Webber Class Cutter Robert Ward Gets Another Pacific Drug Transit Zone Bust

The Coast Guard Cutter Robert Ward (WPC-1130) is shown shortly after mooring for the first time at its homeport at Coast Guard Base Los Angeles-Long Beach, Oct. 31, 2018. The Robert Ward is the second of four new Fast Response Cutters to be stationed in San Pedro, which will help to protect the people, ports and waterways of the region and maintain security for the global supply chain and critical infrastructure within California. (U.S. Coast Guard photo by Chief Petty Officer Brandyn Hill)

Below is a fairly routine press release. I would not normally reproduce these, because there are other places where the information is already available, but this is a bit unusual, in that one of the busts was made by a Webber class WPC, USCGC Robert Ward (WPC-1130), the first Webber class to make a drug bust in the Eastern Pacific Drug Transit Zone. Apparently they are at it again.

She had seized 3,000 pounds of cocaine in mid-July, that was brought into San Diego  by Steadfast (WMEC-623). At the end of August she returned to her homeport, San Pedro, bringing in another 2,800 pounds. Now she has taken another 1,500 pounds.

This is the new norm.

Incidentally, it is well over 3000 miles from San Pedro to the Transit Zone. Seventh District WPCs are actually a lot closer.

united states coast guard

News Release

U.S. Coast Guard 11th District PA Detachment San Diego
Contact: Coast Guard PA Detachment San Diego
Office: (619) 278-7025
After Hours: (619) 252-1304
PA Detachment San Diego online newsroom

Coast Guard offloads more than $92 million worth of cocaine in San Diego

 The Coast Guard Cutter Alert crew conducted a drug offload in San Diego, Oct. 16, 2019. The crew offloaded more than 6,800 pounds of cocaine, worth an estimated $92 million, seized in the Eastern Pacific Ocean. (U.S. Coast Guard B-Roll footage by Petty Officer 2nd Class Brandon Giles)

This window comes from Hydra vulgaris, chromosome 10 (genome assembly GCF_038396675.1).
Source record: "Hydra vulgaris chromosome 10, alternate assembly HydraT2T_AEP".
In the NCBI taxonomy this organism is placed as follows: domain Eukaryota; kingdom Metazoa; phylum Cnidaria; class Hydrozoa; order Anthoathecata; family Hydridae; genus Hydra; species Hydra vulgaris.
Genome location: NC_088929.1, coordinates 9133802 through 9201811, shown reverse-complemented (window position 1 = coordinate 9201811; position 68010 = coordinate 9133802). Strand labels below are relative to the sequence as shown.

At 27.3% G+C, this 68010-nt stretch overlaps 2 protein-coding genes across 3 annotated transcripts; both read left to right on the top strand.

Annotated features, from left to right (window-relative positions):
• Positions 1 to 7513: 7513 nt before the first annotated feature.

Coast Guardsmen prepare bails of cocaine to be offloaded from the Coast Guard Cutter Alert in San Diego, October 16, 2019. The crew aboard the Alert offloaded approximately 6,800 pounds of cocaine. (Coast Guard photo by Petty Officer 3rd Class Alex Gray) The Coast Guard Cutter Alert crew conducted a drug offload in San Diego, Oct. 16, 2019. The crew offloaded more than 6,800 pounds of cocaine, worth an estimated $92 million, seized in the Eastern Pacific Ocean. (Coast Guard photo by Petty Officer 3rd Class Alex Gray) Bales of cocaine lie stacked under the deck of a suspected smuggling vessel in October interdicted by the crew of the Coast Guard Cutter Alert in international waters of the Eastern Pacific Ocean. Approximately 6,800 pounds of cocaine were seized and three suspected smugglers were detained. (U.S. Coast Guard photo) A suspected smuggling vessel drifts in international waters of the Eastern Pacific Ocean after being intercepted by the crew of the Coast Guard Cutter Alert in October. Approximately 6,800 pounds of cocaine were seized and three suspected smugglers were detained. (U.S. Coast Guard photo)

Editors’ Note: Click on images and video above to download full-resolution version.